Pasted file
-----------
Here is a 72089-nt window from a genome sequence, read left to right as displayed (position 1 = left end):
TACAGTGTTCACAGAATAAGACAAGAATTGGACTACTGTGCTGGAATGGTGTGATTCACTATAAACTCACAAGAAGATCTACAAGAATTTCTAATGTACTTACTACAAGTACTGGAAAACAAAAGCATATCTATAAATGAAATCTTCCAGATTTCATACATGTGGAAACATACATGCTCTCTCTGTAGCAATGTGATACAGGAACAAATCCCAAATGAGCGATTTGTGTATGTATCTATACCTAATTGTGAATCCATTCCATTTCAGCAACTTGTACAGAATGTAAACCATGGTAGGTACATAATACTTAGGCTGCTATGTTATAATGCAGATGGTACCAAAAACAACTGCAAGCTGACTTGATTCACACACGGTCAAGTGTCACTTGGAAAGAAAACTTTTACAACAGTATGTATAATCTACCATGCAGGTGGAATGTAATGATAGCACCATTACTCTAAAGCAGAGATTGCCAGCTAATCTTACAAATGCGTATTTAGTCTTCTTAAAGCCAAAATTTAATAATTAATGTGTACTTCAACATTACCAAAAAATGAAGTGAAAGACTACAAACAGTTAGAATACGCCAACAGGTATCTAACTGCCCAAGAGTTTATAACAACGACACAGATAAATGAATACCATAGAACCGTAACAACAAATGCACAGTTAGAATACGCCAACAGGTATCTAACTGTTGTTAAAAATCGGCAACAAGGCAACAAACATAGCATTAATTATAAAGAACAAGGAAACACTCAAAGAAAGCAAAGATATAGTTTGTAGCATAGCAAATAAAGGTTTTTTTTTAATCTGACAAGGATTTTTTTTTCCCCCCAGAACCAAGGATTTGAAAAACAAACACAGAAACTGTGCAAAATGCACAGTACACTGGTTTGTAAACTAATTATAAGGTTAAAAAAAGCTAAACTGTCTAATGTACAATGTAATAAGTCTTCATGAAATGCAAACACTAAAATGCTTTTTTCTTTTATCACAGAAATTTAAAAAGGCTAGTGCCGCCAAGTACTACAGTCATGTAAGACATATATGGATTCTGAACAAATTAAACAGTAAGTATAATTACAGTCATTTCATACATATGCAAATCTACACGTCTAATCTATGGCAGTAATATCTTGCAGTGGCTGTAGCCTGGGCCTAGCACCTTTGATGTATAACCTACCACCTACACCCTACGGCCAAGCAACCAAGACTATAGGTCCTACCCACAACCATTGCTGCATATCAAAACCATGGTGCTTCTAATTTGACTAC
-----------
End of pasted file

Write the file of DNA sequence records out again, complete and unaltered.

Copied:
Here is a 72089-nt window from a genome sequence, read left to right as displayed (position 1 = left end):
TACAGTGTTCACAGAATAAGACAAGAATTGGACTACTGTGCTGGAATGGTGTGATTCACTATAAACTCACAAGAAGATCTACAAGAATTTCTAATGTACTTACTACAAGTACTGGAAAACAAAAGCATATCTATAAATGAAATCTTCCAGATTTCATACATGTGGAAACATACATGCTCTCTCTGTAGCAATGTGATACAGGAACAAATCCCAAATGAGCGATTTGTGTATGTATCTATACCTAATTGTGAATCCATTCCATTTCAGCAACTTGTACAGAATGTAAACCATGGTAGGTACATAATACTTAGGCTGCTATGTTATAATGCAGATGGTACCAAAAACAACTGCAAGCTGACTTGATTCACACACGGTCAAGTGTCACTTGGAAAGAAAACTTTTACAACAGTATGTATAATCTACCATGCAGGTGGAATGTAATGATAGCACCATTACTCTAAAGCAGAGATTGCCAGCTAATCTTACAAATGCGTATTTAGTCTTCTTAAAGCCAAAATTTAATAATTAATGTGTACTTCAACATTACCAAAAAATGAAGTGAAAGACTACAAACAGTTAGAATACGCCAACAGGTATCTAACTGCCCAAGAGTTTATAACAACGACACAGATAAATGAATACCATAGAACCGTAACAACAAATGCACAGTTAGAATACGCCAACAGGTATCTAACTGTTGTTAAAAATCGGCAACAAGGCAACAAACATAGCATTAATTATAAAGAACAAGGAAACACTCAAAGAAAGCAAAGATATAGTTTGTAGCATAGCAAATAAAGGTTTTTTTTTAATCTGACAAGGATTTTTTTTTCCCCCCAGAACCAAGGATTTGAAAAACAAACACAGAAACTGTGCAAAATGCACAGTACACTGGTTTGTAAACTAATTATAAGGTTAAAAAAAGCTAAACTGTCTAATGTACAATGTAATAAGTCTTCATGAAATGCAAACACTAAAATGCTTTTTTCTTTTATCACAGAAATTTAAAAAGGCTAGTGCCGCCAAGTACTACAGTCATGTAAGACATATATGGATTCTGAACAAATTAAACAGTAAGTATAATTACAGTCATTTCATACATATGCAAATCTACACGTCTAATCTATGGCAGTAATATCTTGCAGTGGCTGTAGCCTGGGCCTAGCACCTTTGATGTATAACCTACCACCTACACCCTACGGCCAAGCAACCAAGACTATAGGTCCTACCCACAACCATTGCTGCATATCAAAACCATGGTGCTTCTAATTTGACTAC